Sunday, September 17, 2006

From the Globe and Mail, Sept. 11th, 2006

Setback not stopping injection-site plans
Victoria, Prince George ready proposals despite limited extension in Vancouver

VANCOUVER -- Officials in Victoria and Prince George say they still hope to open supervised injection sites in their cities soon, despite the federal government's limited extension for the Vancouver facility.

Victoria Mayor Alan Lowe said it's regrettable that Health Canada will not consider any new applications for injection sites until Ottawa reviews the effectiveness of Vancouver's Insite clinic. But he said his city still intends to submit its proposal by early next year, adding that Victoria would learn from the Vancouver experience.

"The Insite project in Vancouver has proved to be successful, and a facility similar to that will be beneficial to Victoria, but I also agree with the Canadian Police Association that you cannot rely on the supervised injection site alone. In Vancouver, they only focused on the supervised injection site and I think there are fears that the other pillars aren't getting the same focus."

Last week, the Canadian Police Association said the federal government should close Insite and focus on education, enforcement and treatment. A few hours later, federal Health Minister Tony Clement announced he would keep the site open until December, 2007, but was unable to approve a request to keep it open another 3½ years.

More research needs to be done about whether the site is achieving results, he said.

The province provides most of the funds for the injection site but Ottawa must provide an exemption from federal drug laws so that addicts can take drugs inside without fear of being arrested.

Insite, the first such facility in North America, accommodates more than 600 drug users a day.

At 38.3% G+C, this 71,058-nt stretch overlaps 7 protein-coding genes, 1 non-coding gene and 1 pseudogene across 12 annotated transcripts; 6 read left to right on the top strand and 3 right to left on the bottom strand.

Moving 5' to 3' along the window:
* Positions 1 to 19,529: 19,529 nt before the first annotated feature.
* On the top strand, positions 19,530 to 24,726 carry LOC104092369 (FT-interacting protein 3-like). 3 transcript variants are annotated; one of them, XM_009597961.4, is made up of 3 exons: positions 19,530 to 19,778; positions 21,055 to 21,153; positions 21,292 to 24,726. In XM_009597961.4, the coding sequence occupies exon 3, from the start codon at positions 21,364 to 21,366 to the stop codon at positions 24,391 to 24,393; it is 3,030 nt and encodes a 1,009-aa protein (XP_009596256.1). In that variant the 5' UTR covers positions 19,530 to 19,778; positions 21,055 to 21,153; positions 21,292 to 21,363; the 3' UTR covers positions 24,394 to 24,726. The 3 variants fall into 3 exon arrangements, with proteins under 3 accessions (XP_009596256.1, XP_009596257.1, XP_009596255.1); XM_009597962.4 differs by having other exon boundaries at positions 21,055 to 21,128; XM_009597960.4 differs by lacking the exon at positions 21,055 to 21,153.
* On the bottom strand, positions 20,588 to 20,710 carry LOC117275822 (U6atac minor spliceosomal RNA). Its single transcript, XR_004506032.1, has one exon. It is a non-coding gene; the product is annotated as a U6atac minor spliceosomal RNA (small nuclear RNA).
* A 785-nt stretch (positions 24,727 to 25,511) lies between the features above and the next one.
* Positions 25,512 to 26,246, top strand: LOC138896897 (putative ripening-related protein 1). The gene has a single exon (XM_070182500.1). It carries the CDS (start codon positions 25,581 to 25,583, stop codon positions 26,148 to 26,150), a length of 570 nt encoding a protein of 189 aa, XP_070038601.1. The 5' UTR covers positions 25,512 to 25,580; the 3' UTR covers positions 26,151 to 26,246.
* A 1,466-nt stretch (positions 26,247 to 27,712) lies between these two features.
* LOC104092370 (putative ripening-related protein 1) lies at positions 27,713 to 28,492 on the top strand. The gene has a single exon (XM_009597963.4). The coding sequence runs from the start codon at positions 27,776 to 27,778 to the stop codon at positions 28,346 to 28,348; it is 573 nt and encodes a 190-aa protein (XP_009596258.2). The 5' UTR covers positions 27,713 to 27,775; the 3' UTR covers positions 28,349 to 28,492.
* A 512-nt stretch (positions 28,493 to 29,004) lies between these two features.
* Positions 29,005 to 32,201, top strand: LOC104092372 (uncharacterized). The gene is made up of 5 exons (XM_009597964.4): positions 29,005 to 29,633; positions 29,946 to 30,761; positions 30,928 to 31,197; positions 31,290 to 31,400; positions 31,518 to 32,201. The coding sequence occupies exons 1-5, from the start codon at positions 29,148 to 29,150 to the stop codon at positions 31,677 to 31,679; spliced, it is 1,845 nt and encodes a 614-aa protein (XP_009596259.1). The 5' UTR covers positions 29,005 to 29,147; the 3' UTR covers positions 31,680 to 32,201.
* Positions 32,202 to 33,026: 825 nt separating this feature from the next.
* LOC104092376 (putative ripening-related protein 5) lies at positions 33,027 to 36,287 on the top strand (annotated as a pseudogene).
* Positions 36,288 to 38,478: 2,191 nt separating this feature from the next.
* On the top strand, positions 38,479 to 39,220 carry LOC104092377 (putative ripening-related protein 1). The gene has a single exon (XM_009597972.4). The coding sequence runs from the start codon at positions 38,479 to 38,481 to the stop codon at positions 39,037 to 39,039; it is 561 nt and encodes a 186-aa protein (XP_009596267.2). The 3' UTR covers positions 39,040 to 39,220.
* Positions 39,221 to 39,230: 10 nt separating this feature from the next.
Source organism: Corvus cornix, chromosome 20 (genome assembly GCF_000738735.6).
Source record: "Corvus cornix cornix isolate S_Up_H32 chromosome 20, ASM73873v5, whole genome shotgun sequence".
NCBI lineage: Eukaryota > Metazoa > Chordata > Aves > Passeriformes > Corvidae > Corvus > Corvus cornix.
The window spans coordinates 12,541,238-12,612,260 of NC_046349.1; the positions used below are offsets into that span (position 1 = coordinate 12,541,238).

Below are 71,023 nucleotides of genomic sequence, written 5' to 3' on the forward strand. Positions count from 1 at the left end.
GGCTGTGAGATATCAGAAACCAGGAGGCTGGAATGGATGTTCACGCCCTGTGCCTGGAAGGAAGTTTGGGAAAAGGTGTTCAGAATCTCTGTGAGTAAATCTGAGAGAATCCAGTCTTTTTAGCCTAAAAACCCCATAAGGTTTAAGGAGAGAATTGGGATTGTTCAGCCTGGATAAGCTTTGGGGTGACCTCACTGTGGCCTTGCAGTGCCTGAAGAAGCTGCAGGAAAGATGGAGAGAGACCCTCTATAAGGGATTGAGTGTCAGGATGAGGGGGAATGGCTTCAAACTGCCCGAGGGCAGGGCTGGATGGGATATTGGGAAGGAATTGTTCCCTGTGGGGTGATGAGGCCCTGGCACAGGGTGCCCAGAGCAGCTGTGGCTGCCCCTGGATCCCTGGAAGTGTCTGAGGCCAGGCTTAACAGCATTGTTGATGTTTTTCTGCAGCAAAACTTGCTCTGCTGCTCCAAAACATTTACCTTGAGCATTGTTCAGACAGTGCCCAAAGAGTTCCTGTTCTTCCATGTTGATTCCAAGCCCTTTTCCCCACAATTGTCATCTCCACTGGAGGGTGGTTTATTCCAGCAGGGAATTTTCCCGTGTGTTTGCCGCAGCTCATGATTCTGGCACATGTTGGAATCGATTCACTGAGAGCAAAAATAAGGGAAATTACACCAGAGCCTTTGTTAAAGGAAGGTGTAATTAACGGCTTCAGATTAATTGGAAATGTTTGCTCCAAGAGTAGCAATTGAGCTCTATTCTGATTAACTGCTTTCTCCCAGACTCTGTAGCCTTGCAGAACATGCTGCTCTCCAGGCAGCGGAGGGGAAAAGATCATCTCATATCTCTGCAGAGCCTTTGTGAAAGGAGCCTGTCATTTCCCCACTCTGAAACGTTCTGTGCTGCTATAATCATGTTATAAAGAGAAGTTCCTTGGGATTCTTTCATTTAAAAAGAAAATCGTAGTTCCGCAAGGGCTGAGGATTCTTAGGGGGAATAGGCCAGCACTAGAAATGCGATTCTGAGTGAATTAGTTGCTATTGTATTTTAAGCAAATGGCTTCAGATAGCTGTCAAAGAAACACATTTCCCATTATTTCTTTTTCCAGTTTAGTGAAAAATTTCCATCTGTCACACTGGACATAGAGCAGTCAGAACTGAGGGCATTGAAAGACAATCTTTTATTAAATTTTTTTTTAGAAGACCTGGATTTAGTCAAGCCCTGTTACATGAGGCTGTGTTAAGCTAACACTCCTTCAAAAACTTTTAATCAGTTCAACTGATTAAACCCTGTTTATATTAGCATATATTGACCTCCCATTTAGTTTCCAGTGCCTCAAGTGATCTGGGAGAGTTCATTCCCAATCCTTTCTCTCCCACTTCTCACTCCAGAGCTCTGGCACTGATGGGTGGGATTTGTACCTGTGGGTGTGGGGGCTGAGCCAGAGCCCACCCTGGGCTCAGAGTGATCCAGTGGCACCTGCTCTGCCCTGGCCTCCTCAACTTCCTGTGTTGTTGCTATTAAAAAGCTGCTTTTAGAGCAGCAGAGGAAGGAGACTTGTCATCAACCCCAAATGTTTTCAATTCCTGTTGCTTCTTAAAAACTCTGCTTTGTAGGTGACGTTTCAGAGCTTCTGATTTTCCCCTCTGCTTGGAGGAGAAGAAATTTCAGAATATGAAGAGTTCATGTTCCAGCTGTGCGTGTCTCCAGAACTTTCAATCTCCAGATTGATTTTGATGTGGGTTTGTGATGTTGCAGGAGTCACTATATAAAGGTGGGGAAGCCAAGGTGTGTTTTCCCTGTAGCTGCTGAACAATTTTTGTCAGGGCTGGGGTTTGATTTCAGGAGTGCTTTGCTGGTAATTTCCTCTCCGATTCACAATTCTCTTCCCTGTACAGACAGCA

The main argument in favour of supervised injection sites is that they reduce the number of overdoses and curb the rate of HIV and hepatitis-C infections.

Victoria wants to set up a number of smaller injection sites in its downtown, which is more compact than Vancouver's, rather than a single facility like the one operating in Vancouver's Downtown Eastside.

Prince George would also like to set up a supervised injection site in its downtown core. The city has a big hepatitis-C problem and HIV rates have skyrocketed in recent years.

Lorna Medd, chief medical health officer for the Northern Health Authority, said the immediate concerns are increasing hours and staffing of a needle exchange and getting a mobile van on the road.

"We've been watching what the process has been with the long hard look at the safe injection site in Vancouver and we're feeling if there isn't a long-term solution in Vancouver it will be a difficult thing for Prince George," she said.

Dr. Medd said despite the setback in Vancouver, she and other members of the community in Prince George are still proceeding with developing a plan to open a supervised injection site.

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